Exercise is just as important as you age

By: Bel Marra Health | General Health | Monday, September 07, 2015 - 07:30 AM

Regular exercise helps seniors retain healthIt’s no secret that exercise is good for us, but as we age we tend to shy away from exercise because it becomes a little harder. Something as simple as bending down to tie a shoe can be challenging for some older people, but exercise is just as important as we age according to mounting research.

More and more evidence seems to suggest that the best prescription for healthy, successful aging is exercise for fitness. Research in the United States, Canada and Europe indicates that the benefits of exercise as we age are not only physical but mental, too.

A study conducted in the Archives of Internal Medicine confirms working out at the gym on a regular basis not only helps seniors maintain good overall health, but can assist in preventing the onset of chronic diseases like heart disease and osteoarthritis. Meanwhile, researchers at the University of British Columbia discovered that a group of older people who participated in year-long resistance training once or twice a week performed better on memory and learning tests than those who did not exercise. These are just two examples of the many studies that support the benefits of exercise as we age.

The fear of exercising as we age

As we age, we lose muscle mass and strength and this can impact our balance. Many people at this stage in their lives fear exercise for fitness because they think they will fall. What they don’t realize is that exercise can in fact help us develop muscle mass and strength, thus building stamina to prevent bad balance and falls. Studies show that the benefits of exercise far outweigh the negative risks. Another issue with exercise as we age is fatigue. Many elderly people feel as if they just don’t have the energy to participate in active movement like they did when they were younger. While it may be true that some people can’t continue to take part in vigorous exercise routines, moderate or low-impact exercise is often still possible.

How to get energized for exercise

Since energy level can be an issue for older adults, getting a boost from healthy, nutritious snacks is a good way to increase motivation and make it through an exercise routine.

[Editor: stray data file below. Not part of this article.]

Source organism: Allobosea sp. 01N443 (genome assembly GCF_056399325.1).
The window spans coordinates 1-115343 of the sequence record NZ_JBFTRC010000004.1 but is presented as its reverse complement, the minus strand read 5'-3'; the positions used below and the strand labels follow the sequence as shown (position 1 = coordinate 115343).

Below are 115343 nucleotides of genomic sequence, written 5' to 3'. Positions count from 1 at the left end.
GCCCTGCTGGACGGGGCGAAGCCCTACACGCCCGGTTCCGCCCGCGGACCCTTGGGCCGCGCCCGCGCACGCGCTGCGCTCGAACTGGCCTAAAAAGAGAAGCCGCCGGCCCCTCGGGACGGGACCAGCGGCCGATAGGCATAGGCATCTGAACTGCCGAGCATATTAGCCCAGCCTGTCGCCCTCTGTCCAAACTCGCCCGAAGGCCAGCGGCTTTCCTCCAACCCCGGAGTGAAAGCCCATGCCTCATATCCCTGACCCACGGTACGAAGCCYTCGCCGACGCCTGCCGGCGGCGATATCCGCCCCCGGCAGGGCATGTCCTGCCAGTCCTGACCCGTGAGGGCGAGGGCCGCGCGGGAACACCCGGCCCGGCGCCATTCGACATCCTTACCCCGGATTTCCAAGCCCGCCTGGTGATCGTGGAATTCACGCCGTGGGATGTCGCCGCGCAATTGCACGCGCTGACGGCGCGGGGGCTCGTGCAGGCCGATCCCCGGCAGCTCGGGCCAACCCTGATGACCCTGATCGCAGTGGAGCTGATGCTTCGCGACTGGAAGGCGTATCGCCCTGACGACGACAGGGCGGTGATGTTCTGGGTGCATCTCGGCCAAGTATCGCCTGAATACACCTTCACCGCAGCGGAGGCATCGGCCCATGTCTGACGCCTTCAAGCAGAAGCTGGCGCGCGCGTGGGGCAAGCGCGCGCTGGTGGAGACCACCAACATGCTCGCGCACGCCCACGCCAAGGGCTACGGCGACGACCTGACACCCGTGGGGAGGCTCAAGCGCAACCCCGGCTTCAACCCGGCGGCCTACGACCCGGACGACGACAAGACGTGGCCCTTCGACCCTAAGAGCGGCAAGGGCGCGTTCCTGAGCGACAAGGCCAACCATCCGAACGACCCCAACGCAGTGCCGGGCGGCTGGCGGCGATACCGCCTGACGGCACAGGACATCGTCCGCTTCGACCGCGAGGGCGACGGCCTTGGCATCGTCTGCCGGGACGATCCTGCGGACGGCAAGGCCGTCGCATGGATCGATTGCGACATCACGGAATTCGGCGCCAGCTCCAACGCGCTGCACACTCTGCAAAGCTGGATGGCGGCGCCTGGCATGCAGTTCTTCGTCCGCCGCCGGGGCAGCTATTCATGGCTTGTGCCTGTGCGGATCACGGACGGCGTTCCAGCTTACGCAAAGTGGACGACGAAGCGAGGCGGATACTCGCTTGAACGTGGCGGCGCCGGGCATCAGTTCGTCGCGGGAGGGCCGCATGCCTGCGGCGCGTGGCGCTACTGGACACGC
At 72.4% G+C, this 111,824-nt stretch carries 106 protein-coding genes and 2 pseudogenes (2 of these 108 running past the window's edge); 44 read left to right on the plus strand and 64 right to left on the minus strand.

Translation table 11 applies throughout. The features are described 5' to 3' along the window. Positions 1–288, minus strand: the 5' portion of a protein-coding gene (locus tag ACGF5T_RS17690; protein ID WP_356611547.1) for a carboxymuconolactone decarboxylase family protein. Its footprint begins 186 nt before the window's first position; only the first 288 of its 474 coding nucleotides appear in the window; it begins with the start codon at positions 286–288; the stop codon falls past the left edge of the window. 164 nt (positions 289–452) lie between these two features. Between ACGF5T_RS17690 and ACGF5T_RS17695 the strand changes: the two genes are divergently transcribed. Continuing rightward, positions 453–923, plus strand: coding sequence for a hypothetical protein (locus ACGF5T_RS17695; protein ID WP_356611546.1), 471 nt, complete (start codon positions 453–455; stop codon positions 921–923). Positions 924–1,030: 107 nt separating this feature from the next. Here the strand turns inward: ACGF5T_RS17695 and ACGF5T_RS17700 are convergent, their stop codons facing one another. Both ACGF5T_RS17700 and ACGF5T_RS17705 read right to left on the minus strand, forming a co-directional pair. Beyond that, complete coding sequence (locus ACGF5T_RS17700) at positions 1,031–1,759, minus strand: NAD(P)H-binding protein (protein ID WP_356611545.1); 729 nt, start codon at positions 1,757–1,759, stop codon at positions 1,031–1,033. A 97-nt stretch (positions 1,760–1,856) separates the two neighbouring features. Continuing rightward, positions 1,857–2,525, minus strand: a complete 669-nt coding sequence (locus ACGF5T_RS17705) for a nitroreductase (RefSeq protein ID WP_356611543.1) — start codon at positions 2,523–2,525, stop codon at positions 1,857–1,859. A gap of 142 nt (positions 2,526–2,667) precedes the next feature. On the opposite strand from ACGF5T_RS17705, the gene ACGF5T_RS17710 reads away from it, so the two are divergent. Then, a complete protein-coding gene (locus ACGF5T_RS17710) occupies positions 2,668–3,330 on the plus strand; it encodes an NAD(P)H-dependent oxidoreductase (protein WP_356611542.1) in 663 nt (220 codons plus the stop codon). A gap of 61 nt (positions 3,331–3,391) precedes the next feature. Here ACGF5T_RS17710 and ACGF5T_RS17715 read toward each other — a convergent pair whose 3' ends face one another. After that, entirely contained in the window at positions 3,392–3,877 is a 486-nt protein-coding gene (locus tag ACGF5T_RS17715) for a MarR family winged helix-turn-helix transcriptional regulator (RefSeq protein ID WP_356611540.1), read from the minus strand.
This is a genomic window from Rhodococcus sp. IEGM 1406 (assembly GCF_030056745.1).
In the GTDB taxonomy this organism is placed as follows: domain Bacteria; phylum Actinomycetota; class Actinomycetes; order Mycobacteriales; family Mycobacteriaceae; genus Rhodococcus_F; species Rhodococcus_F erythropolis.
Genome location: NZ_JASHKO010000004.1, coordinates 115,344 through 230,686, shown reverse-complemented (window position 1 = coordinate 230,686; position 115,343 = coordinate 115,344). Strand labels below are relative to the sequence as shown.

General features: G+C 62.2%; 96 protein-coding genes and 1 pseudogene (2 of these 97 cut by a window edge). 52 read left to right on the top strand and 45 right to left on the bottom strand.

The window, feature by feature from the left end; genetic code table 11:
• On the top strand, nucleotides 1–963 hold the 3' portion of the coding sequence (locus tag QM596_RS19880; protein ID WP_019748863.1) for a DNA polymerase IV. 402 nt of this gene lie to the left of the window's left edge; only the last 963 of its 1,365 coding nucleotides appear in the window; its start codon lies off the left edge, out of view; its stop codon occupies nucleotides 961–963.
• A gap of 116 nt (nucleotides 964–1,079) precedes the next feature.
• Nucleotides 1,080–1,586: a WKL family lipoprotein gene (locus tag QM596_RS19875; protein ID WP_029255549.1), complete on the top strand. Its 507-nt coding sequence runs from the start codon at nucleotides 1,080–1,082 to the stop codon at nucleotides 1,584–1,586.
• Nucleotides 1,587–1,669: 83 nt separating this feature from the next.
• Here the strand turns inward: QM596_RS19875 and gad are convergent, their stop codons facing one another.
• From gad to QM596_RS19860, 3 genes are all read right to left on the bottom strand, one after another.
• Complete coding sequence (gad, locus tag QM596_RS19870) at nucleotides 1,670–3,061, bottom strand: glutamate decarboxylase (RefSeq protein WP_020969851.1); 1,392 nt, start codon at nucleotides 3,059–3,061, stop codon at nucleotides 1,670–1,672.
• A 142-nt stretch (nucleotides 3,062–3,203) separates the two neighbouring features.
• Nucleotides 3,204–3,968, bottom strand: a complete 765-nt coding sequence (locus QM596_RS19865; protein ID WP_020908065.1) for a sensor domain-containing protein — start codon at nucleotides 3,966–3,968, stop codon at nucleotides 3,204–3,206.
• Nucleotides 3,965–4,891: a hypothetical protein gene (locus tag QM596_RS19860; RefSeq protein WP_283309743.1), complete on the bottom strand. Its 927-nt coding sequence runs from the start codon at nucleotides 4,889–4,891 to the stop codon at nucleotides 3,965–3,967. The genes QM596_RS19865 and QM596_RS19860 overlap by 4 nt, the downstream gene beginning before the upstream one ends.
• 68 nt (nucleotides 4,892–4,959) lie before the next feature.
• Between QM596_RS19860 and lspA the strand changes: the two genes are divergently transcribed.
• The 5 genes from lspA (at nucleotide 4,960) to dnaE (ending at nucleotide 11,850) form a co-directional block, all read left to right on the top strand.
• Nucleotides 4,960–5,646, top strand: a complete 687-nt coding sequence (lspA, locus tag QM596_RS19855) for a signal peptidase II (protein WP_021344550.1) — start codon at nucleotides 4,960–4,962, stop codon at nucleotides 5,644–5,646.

Here are a few foods that can help keep people energized for exercise:

  • Bananas
  • Almonds
  • Greek yogurt
  • Coconut
  • Citrus fruits
  • Ginger tea
  • Oatmeal
  • Dark chocolate
  • Quinoa

Exercises to choose as we age

There are numerous age-appropriate exercises to choose from. Swimming, walking, hiking, tennis, light jogging, cycling and golf (without a cart) are a few examples.

In 2007, both the College of Sports Medicine and the American Heart Association updated their Physical Activities Guidelines for people over 65. For moderate exercise, such as brisk walking or cycling, they recommend 30 minutes per day, five days a week. That can also be broken up into shorter workouts of 10 minutes each. For vigorous exercise, the suggestion is 20 minutes per day, three days a week.

Balance exercises are important. One out of three people over the age of 65 experience some kind of fall each year. Here are a few exercises to improve balance and avoid falling:

  • Standing on one foot
    (Stand on one foot behind a sturdy chair, holding on for balance)
  • Walking heel to toe
    (Position the heel of one foot just in front of the toes of the other foot)
  • Balance walk
    (Raise arms to sides and walk with one foot in front of the other)
  • Back leg raises
    (Stand with hands on back of chair, lift leg straight back without bending knee or pointing toes)
  • Side leg raises
    (Stand with hands on back of chair, slowly lift one leg out to the side)

No one denies the benefits of exercise for children and young adults, but in recent years there has been a lot of research conducted on the impact of sedentary behavior on successful aging. There is overwhelming evidence that lack of exercise not only leads to falls, but also can contribute to premature aging, chronic disease and mortality. For instance, in 2013 the American Journal of Preventative Medicine published the results of a large study that linked sedentary women aged 50-79 to higher risk of mortality. The U.S National Library of Medicine published an article in 2010 that shows men up to 89 years old have a much higher risk of death due to cardiovascular disease from a sedentary lifestyle.

The older we get, the harder exercise can be, but as Greek philosopher Plato once said, “Lack of activity destroys the condition of every human being, while movement and methodical physical exercise save it and preserve it.”

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